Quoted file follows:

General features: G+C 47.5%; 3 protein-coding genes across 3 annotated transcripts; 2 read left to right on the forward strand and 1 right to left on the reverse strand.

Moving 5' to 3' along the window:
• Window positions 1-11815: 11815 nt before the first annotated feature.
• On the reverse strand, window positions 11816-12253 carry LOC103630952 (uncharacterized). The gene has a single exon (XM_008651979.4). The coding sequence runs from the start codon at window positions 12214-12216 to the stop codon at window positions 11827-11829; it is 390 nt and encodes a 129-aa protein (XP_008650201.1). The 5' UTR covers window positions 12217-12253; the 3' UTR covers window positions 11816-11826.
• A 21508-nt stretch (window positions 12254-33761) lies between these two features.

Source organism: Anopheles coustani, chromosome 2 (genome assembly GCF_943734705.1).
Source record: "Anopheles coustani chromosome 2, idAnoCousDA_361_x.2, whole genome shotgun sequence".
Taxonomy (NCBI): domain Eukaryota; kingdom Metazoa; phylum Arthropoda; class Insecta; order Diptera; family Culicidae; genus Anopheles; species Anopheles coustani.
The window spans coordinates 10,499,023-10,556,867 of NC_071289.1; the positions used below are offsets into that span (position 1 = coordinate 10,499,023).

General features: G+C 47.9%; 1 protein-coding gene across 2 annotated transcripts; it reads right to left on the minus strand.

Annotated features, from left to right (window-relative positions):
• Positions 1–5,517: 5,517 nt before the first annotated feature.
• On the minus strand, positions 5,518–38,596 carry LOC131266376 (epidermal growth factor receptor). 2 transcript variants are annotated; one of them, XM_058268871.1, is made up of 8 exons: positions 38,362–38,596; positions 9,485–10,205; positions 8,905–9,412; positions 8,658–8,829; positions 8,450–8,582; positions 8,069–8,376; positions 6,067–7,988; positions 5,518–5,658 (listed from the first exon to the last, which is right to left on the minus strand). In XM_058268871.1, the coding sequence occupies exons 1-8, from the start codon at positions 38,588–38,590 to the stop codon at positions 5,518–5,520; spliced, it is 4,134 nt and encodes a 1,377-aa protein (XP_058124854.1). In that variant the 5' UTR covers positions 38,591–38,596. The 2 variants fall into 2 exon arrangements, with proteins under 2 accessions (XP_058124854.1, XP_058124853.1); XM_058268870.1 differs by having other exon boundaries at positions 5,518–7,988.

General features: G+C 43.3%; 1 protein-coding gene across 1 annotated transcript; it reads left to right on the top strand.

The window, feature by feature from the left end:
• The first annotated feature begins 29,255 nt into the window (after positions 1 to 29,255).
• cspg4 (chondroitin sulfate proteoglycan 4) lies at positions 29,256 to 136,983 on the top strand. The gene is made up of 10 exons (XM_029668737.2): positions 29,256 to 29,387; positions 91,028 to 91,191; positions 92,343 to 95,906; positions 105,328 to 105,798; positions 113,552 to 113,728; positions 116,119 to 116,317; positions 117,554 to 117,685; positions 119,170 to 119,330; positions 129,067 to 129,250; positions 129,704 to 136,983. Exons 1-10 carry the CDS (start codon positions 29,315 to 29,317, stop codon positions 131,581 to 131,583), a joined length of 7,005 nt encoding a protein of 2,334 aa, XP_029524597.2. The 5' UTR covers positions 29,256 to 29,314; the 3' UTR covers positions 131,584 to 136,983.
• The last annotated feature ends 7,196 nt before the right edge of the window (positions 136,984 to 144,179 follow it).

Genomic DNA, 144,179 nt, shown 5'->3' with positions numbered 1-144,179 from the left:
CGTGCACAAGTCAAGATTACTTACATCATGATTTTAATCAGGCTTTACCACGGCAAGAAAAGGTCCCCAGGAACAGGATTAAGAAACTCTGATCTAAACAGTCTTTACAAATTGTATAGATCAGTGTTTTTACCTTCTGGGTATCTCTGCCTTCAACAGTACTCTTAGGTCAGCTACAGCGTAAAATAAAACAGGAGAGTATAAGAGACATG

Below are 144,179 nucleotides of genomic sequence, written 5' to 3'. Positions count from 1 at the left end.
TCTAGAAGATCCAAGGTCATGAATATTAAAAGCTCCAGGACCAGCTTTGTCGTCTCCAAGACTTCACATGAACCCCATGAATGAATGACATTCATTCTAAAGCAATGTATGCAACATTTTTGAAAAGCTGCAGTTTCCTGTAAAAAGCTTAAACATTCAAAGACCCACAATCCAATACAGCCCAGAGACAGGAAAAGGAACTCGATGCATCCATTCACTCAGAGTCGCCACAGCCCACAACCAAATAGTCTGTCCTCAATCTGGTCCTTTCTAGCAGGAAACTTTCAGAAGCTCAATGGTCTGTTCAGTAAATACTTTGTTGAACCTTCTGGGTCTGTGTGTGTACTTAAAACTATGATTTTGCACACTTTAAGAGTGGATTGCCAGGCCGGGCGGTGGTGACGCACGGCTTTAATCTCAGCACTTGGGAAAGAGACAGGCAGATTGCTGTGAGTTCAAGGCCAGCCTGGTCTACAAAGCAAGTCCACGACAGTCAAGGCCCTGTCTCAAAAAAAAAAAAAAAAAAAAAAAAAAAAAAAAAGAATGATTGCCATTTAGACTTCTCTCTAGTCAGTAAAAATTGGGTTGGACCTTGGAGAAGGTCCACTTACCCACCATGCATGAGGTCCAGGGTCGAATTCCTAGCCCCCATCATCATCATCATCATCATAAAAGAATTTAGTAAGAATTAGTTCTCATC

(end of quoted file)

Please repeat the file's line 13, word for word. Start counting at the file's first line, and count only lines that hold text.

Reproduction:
• On the minus strand, positions 5,518–38,596 carry LOC131266376 (epidermal growth factor receptor). 2 transcript variants are annotated; one of them, XM_058268871.1, is made up of 8 exons: positions 38,362–38,596; positions 9,485–10,205; positions 8,905–9,412; positions 8,658–8,829; positions 8,450–8,582; positions 8,069–8,376; positions 6,067–7,988; positions 5,518–5,658 (listed from the first exon to the last, which is right to left on the minus strand). In XM_058268871.1, the coding sequence occupies exons 1-8, from the start codon at positions 38,588–38,590 to the stop codon at positions 5,518–5,520; spliced, it is 4,134 nt and encodes a 1,377-aa protein (XP_058124854.1). In that variant the 5' UTR covers positions 38,591–38,596. The 2 variants fall into 2 exon arrangements, with proteins under 2 accessions (XP_058124854.1, XP_058124853.1); XM_058268870.1 differs by having other exon boundaries at positions 5,518–7,988.